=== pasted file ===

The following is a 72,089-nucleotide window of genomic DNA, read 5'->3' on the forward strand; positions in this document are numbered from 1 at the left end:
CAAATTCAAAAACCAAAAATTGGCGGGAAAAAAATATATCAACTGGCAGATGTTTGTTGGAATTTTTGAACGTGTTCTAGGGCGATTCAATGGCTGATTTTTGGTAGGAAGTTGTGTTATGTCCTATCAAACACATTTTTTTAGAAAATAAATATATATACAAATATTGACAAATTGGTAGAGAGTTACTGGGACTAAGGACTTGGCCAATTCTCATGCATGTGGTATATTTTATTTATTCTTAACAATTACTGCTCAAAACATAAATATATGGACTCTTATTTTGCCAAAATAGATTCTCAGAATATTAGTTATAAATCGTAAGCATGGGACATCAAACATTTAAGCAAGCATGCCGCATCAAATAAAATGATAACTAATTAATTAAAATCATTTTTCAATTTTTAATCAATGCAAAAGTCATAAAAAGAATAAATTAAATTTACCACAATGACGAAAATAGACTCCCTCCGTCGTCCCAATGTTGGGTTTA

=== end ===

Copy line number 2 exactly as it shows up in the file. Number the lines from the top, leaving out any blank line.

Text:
CAAATTCAAAAACCAAAAATTGGCGGGAAAAAAATATATCAACTGGCAGATGTTTGTTGGAATTTTTGAACGTGTTCTAGGGCGATTCAATGGCTGATTTTTGGTAGGAAGTTGTGTTATGTCCTATCAAACACATTTTTTTAGAAAATAAATATATATACAAATATTGACAAATTGGTAGAGAGTTACTGGGACTAAGGACTTGGCCAATTCTCATGCATGTGGTATATTTTATTTATTCTTAACAATTACTGCTCAAAACATAAATATATGGACTCTTATTTTGCCAAAATAGATTCTCAGAATATTAGTTATAAATCGTAAGCATGGGACATCAAACATTTAAGCAAGCATGCCGCATCAAATAAAATGATAACTAATTAATTAAAATCATTTTTCAATTTTTAATCAATGCAAAAGTCATAAAAAGAATAAATTAAATTTACCACAATGACGAAAATAGACTCCCTCCGTCGTCCCAATGTTGGGTTTA